Ankh

This ancient Egyptian hieroglyph is an example of a symbol that has completely transcended its culture and yet is uniquely associated with it. It may have been in use as early as the 27th century B. C. E., a symbol associated with Imhotep, chief minister to the pharaoh Djoser and likely the chief physician for the pharaoh’s family, who later became a god of medicine and healing.

Statue of Tuthmosis III (1479-1447 BCE), at Luxor, 18th Dynasty, Clutching Ankhs to His Chest

Statue of Tuthmosis III (1479-1447 BCE), at Luxor, 18th Dynasty, Clutching Ankhs to His Chest

Also known as the staff sign, the key of life, the key of the Nile, the symbol for sexual union and for life, the ankh was also associated with the Egyptian goddesses Hathor and Isis. In reality, though, all manner of gods and pharaohs are depicted holding the ankh, showing that they command the power of life (and conversely, death) and that they also garner immortality for themselves. The recently dead of ancient Egypt are shown grasping it by the loop, or sometimes upside down, appearing to use it as a key.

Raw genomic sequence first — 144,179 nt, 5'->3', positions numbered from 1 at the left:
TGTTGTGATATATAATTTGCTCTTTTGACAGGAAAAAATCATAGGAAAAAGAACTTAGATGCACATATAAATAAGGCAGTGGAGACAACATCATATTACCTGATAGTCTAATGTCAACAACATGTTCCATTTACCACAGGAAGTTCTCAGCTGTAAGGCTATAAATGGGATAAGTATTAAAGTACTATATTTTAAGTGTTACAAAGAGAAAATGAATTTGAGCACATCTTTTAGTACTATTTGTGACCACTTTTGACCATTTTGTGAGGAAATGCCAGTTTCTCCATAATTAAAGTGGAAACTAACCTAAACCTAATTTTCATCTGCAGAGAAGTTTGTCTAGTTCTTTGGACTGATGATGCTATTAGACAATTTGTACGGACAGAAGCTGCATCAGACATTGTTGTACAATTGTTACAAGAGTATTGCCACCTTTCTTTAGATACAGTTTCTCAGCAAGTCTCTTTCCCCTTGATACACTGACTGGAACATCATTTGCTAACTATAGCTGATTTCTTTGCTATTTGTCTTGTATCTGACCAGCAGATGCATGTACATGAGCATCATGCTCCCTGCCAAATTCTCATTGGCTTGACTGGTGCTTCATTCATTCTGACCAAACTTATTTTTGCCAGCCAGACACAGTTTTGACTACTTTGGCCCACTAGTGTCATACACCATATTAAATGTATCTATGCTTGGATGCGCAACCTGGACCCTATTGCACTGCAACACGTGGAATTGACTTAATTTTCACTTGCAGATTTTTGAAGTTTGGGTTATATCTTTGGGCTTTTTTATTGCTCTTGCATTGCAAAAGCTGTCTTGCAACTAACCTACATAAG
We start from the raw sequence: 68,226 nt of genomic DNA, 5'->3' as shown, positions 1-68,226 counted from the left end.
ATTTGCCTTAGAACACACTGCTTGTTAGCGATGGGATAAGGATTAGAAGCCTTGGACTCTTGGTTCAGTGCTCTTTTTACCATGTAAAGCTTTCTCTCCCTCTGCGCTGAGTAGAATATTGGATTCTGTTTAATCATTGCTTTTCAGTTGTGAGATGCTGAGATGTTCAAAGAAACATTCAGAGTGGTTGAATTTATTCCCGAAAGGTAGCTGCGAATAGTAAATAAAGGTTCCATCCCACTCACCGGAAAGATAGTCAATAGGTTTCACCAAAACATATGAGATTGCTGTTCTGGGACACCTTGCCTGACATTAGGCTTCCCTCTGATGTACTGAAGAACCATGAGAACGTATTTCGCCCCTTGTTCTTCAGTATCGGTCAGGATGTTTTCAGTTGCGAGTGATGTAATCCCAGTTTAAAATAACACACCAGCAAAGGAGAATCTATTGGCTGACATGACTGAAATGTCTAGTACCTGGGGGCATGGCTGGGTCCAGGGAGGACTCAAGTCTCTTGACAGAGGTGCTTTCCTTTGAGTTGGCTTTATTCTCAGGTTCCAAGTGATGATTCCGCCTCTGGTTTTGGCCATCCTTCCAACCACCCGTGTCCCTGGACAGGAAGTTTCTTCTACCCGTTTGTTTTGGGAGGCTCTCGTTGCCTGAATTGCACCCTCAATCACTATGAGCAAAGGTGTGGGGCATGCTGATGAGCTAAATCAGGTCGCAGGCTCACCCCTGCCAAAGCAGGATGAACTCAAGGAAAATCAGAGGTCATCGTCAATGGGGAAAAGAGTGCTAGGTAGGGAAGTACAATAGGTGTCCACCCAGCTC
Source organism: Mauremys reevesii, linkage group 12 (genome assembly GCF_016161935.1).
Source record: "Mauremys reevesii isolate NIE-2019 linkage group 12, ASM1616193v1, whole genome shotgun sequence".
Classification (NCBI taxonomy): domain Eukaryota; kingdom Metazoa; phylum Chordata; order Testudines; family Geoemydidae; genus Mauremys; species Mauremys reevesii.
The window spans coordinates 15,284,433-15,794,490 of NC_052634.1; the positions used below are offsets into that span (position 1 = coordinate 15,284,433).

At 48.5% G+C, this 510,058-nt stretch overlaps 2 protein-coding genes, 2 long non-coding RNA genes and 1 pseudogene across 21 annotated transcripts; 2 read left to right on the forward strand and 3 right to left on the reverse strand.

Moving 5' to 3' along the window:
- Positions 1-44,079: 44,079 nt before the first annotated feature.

Its resemblance to a Christian cross was certainly not lost on the Copts, the early Christians of Egypt, who used it extensively as a symbol of eternal life.

The Egyptian God Horus, Grasping the Ankh by the Loop.

The Egyptian God Horus, Grasping the Ankh by the Loop.

Part of its enormous appeal in art and tattoos is the expression of opposites in its symmetric composition, as well as the active and passive qualities of the loop over the cross. It carries connotations that are ever popular in tattoo design choices: reflecting religious beliefs, appealing to our appreciation of ancient aesthetics, and using glyphs that communicate on more than one level. The ankh is a connection to the distant past and the fascinating culture of Pharaonic Egypt and, in all its basic uses, it is fundamentally a sign of life that is unending.

Ankh Tattoo

Ankh Tattoo


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